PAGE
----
Friday, May 02, 2008

Inside Buffett's Investor Master Class

This from Smart Investing by Robin Bowerman 2/5/08

Warren Buffett is a multi-billionaire with a powerfully simple way with words.He is also notoriously selective about giving media interviews - largely one suspects because he doesn't have to talk to anyone he doesn't want to.

But there are a couple of events a year where Buffett is happy, even expansive in offering his thoughts on investing and the general state of business. One is his widely read annual chairman's letter to Berkshire Hathaway shareholders while the other amounts to a private tutorial with the world's greatest investor and it probably qualifies for the title of the world's best master class in investing.

Several times a year Buffett invites a group of business students to Berkshire Hathaway's headquarters in Omaha for an intensive day of business and investment education. Recently it was the turn of 150 students from the University of Pennsylvania's Wharton School (where Buffett studied) but unusually, US business magazine Fortune was allowed to sit in to give us an insight into what Warren is thinking and saying about the US economy and market turmoil.

After taking them to lunch at favored local restaurant (Piccolo Pete's in case you are passing through downturn Omaha) the day wraps up with a two-hour question and answer session with Buffett.

One question perhaps captured what most investors would like to ask Buffett should they ever be lucky enough to be in the same room: What advice would you give someone who is not a professional investor? Where should they put their money?

The answer will surprise many although not ardent students of Buffettology: "Well if they're not going to be an active investor - and very few should try to do that - then they should stay with index funds. Any low-cost index fund. And they should buy it over time. They's not going to be able to pick the right price and the right time. What they want to do is avoid the wrong price and wrong stock," Buffett told the Wharton students.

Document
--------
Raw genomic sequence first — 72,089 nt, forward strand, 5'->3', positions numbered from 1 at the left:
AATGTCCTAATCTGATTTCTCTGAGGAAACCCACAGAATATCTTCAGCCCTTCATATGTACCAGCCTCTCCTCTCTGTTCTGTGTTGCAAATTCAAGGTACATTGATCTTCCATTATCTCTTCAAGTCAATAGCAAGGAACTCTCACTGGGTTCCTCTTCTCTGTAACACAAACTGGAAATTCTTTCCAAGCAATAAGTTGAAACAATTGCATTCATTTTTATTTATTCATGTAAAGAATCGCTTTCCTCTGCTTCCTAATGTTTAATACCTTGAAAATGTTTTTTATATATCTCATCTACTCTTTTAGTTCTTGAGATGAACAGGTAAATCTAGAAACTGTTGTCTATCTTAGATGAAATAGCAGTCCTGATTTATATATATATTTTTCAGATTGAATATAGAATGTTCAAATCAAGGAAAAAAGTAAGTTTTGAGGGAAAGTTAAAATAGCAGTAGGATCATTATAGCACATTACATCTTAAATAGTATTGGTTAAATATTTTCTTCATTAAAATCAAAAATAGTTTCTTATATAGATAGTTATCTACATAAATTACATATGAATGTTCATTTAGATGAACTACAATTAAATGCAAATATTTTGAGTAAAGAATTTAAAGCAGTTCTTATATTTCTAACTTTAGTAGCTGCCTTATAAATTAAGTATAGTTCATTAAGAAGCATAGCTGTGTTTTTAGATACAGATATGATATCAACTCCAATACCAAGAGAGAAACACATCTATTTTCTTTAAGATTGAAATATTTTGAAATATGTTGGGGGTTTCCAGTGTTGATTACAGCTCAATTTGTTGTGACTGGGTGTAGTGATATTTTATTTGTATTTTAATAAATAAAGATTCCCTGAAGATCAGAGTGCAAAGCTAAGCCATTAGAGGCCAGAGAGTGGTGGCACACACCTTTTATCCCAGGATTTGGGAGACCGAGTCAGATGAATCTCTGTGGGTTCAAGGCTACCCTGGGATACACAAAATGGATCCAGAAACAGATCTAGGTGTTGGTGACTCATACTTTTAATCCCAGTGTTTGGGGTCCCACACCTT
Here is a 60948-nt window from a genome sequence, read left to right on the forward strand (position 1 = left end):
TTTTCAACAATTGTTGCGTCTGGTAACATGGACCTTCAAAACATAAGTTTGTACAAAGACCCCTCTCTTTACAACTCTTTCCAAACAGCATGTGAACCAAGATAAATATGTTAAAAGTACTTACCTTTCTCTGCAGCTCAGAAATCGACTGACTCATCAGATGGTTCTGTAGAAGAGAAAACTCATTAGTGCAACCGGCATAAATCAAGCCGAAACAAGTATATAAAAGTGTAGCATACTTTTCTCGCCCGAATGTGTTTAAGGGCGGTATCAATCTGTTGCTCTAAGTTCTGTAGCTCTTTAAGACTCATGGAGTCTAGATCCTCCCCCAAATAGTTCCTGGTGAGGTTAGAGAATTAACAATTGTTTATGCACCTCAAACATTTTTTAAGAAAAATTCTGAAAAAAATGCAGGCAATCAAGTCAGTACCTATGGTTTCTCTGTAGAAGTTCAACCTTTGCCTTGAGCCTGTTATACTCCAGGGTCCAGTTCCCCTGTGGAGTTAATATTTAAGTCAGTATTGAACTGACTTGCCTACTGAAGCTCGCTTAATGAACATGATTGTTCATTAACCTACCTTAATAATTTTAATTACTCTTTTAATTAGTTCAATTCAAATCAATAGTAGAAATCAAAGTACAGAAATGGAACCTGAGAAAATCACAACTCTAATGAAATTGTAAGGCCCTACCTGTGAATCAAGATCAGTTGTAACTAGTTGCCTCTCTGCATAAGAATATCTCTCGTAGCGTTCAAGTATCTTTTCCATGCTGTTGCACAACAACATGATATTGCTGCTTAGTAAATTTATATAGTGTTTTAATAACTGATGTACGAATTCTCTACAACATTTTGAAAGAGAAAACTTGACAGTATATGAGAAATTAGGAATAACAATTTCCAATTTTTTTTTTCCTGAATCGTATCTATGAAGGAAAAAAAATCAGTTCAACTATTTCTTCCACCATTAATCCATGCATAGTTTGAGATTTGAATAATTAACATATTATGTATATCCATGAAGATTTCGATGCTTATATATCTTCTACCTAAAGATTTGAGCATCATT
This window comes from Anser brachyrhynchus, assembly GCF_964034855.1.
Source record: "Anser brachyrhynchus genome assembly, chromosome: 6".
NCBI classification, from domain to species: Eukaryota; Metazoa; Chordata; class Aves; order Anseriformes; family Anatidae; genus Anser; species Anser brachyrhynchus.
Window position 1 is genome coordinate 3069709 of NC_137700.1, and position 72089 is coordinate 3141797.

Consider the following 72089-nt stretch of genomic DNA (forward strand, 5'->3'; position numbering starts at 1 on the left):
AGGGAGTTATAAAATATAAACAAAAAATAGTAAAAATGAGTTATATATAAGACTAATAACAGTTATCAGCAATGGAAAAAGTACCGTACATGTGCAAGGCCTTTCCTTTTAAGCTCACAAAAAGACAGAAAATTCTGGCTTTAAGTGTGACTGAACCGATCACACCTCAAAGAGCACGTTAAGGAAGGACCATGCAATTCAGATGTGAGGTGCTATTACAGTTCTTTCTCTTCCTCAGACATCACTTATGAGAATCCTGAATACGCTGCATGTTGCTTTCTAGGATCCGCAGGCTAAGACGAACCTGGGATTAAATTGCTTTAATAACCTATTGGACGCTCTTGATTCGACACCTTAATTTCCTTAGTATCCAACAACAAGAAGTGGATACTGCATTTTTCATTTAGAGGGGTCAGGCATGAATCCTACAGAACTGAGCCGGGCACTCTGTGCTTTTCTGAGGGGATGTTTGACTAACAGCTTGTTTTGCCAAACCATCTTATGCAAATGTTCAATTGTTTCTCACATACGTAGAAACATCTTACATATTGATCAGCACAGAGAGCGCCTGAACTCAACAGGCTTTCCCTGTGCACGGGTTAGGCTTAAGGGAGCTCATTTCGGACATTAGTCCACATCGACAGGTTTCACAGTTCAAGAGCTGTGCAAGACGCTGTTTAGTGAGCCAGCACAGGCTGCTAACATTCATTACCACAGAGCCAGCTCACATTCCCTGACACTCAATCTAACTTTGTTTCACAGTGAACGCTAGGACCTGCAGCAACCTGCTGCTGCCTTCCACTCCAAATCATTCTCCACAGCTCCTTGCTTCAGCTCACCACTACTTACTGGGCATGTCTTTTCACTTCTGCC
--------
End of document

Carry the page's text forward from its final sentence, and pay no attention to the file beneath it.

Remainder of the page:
Buffett is something of a paradox - he is arguably the world's most successful active investor yet advises people against following the same approach.

He has consistently argued this point over many years and if you go back to this year's Letter to Berkshire Shareholders he explains his reasoning a little more."Naturally, everyone expects to be above average," Buffett says.

"And those helpers - bless their hearts - will certainly encourage their clients in this belief. But, as a class, the helper-aided group must be below average. The reason is simple: 1) Investors, overall, will necessarily earn an average return, minus costs they incur; 2) Passive and index investors, through their very inactivity, will earn that average minus costs that are very low; 3) With that group earning average returns, so must the remaining group - the active investors. But this group will incur high transaction, management, and advisory costs.

"Therefore, the active investors will have their returns diminished by a far greater percentage than will their inactive brethren. That means that the passive group - the "know-nothings" - must win," Buffett says. By "helpers" Buffett means the professional consultants/advisers who have built an industry helping other's invest their money.

Finally, in the Fortune article Buffett offers a typically pragmatic view of what went wrong with the sub-prime mortgage market and the infamous collateralised debt obligations (CDOs).

Buffett says he gets his investing ideas simply by reading. "I read a few prospectuses for residential-mortgage-backed securities - mortgages, thousands of mortgages backing them and then those all tranched into maybe 30 slices.

"You create a CDO by taking one of the lower tranches of that one and 50 others like it. Now if you're going to understand that CDO you've got 50-times-300 pages to read, it's 15,000. If you take one of the lower tranches of the CDO and take 50 of those and create a CDO squared, you're now up to 750,000 pages to read to understand one security. I mean it can't be done.

"When you start buying tranches of other instruments nobody knows what the hell they're doing. Its ridiculous," Buffett says.

Which perhaps brings us back to one of Buffett's basic principles: don't invest in things you don't understand.

Simple really.